Students

Spencer Hall and Melissa Henke
Stephanie Daniel / KUNC

Spencer Hall was about 13 or 14 when his life changed.

"I was at my brother's house," said Hall. "We had the police and social worker knock on my brother's door and tell me that they were taking me into foster care."

Hall bounced around a couple different foster homes before joining the army at 18. Seven years and an associate degree later, he transferred to Colorado State University in Fort Collins.

"I always dreamed, dreamed of being a student at a university," said Hall.

Adriana Guzman
Stephanie Daniel / KUNC

Job interviews can be intimidating, especially when you're a teenager. But Adriana Guzman is prepared for the first question: Tell me a little bit about yourself?

"I'm a junior at Skyline High school," she replied. "I'm also enrolled (at) Front Range Community College where I have 30 credits, college credits."

The 17-year-old is trying to land a client management intern job at IBM in Boulder County. Guzman is meeting with an IBM employee, but the interview is a mock one, taking place at the Innovation Center in Longmont.

Dina Klancir and Ecko Gardner-Huff
Stephanie Daniel / KUNC

High school freshman Ecko Gardner-Huff sits in the school library at Sobesky Academy. She's taking a survey of different career options, checking off the jobs that sound the most interesting.

"Help conduct group therapy sessions? Yes," Gardner-Huff marks it with her pencil. "Take care of children or daycare? Yes. Teach high school classes? No."

Gardner-Huff is working with her school counselor Dina Klancir.

Columbine Memorial
Leigh Paterson / KUNC

For generations, many activists who have called for stricter gun regulations can point to a mass shooting that spurred them to act. Movements sprung from Sandy Hook, the Pulse nightclub shooting, Parkland — and the list continues to grow.

Columbine was no different.

Young Voices Across The Country Lead The Conversation After March For Our Lives

Mar 20, 2019
Tay Anderson
Leigh Paterson / KUNC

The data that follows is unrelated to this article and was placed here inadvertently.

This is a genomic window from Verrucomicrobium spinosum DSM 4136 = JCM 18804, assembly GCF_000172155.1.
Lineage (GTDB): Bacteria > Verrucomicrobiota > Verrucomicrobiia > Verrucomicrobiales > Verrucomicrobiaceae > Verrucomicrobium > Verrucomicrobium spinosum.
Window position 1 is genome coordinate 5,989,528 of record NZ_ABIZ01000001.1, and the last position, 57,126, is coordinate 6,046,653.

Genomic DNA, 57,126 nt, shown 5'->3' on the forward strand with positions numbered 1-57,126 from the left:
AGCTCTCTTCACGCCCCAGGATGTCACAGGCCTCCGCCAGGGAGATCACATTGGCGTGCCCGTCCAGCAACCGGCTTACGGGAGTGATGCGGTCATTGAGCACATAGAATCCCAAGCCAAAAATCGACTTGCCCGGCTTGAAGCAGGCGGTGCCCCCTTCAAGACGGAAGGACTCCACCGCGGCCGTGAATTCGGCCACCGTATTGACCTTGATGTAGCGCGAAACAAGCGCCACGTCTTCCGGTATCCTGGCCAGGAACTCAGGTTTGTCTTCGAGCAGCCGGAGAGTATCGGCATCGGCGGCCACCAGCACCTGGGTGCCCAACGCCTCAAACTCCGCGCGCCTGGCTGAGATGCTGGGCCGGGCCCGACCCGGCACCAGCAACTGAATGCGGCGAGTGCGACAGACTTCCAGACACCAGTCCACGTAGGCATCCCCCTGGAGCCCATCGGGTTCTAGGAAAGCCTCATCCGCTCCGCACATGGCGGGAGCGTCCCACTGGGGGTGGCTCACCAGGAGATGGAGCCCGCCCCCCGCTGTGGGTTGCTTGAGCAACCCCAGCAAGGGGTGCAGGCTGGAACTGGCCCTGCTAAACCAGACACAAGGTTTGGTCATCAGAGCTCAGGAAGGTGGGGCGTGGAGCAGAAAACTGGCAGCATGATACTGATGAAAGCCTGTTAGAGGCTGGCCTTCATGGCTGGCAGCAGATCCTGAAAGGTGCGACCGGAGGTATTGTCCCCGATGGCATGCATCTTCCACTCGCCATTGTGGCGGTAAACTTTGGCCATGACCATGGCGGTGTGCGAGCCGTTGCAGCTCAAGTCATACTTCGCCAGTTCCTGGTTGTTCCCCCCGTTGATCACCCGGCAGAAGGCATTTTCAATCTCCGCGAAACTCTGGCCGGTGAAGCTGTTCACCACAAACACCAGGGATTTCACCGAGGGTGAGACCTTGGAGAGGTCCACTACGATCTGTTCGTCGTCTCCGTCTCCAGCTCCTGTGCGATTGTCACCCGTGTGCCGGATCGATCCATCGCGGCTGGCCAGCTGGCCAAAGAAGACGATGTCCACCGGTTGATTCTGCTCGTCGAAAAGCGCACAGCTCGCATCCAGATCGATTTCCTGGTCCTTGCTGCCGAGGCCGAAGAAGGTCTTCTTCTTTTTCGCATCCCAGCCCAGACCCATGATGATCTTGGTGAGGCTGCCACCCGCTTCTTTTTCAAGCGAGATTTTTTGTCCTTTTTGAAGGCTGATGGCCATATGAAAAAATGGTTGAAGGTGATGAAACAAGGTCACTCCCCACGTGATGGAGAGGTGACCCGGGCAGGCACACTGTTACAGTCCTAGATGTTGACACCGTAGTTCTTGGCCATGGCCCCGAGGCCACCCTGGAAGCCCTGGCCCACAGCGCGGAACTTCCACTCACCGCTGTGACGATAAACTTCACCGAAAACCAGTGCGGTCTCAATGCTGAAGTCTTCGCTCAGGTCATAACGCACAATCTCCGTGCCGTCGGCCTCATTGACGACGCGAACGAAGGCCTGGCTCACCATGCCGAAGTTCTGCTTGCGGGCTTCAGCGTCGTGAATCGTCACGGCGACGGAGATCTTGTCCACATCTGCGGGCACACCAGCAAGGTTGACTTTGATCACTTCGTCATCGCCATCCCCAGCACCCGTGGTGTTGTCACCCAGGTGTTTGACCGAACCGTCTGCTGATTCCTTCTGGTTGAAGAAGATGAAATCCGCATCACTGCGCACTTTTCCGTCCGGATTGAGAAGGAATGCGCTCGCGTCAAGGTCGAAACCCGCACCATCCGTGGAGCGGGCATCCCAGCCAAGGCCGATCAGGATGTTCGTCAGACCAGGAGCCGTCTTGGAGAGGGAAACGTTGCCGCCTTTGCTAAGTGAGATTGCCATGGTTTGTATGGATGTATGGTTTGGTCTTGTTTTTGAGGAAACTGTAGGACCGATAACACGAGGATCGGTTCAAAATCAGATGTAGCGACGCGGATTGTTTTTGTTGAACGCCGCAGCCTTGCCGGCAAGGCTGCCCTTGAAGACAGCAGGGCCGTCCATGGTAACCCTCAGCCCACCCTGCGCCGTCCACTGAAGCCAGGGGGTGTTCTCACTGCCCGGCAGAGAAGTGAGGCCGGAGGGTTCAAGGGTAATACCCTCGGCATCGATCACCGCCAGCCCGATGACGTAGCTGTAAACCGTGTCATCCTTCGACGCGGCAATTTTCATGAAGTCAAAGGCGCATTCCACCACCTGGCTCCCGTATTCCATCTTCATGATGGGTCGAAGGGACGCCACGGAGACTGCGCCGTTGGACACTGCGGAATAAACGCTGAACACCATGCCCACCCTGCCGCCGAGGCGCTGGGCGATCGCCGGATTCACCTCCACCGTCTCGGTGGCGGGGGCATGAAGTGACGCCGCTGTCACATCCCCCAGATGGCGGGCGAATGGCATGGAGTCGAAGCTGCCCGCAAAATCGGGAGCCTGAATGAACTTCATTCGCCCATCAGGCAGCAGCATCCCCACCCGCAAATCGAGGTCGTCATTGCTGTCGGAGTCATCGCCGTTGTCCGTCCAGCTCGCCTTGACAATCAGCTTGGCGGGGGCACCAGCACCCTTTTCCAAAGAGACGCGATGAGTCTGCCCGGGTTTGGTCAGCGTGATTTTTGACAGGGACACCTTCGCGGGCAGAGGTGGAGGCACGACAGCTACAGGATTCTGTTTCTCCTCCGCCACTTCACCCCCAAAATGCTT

In the year since the shooting at Marjory Stoneman Douglas High School in Parkland, Florida, young people have brought gun issues to the forefront of our national consciousness like never before.

One year ago, weeks of conversations, walkouts and student action culminated in March For Our Lives events in Washington, D.C., and across the country.

The sunrise in rural central Michigan reveals a landscape of neatly divided cornfields crossed by ditches and wooded creeks. But few of the sleepy teenagers on the school bus from Maple Valley Junior-Senior High School likely noticed this scene on their hour drive to Grand Rapids.

They set out from their tiny school district of about 1,000 students, heading to the closest big city for a college recruiting fair. About 151 colleges and universities were waiting.

Students
Esther Honig / KUNC

Abdul Ghani Bin Abdul Munaf strolled through the halls of Greeley Central High School on the way to his next class. Ghani, the name he goes by, is 18 and has attended the school since January 2018.

"The school (was) a little big and I was really nervous," he said. "Like I'm a first time. Nobody know me, who I am and where I come from."

Ghani is a Rohingya Muslim. His parents are originally from Burma, also known as Myanmar, and immigrated to Malaysia before he was born.

Matt Bloom/KUNC

Underneath a blue sign reading “I will vote” in bold white print, 17-year-old Carlos “Carlitos” Rodriguez addressed a crowd in Littleton, Colorado about life since a former student shot and killed 17 of his peers at Marjory Stoneman Douglas High School in Parkland, Florida.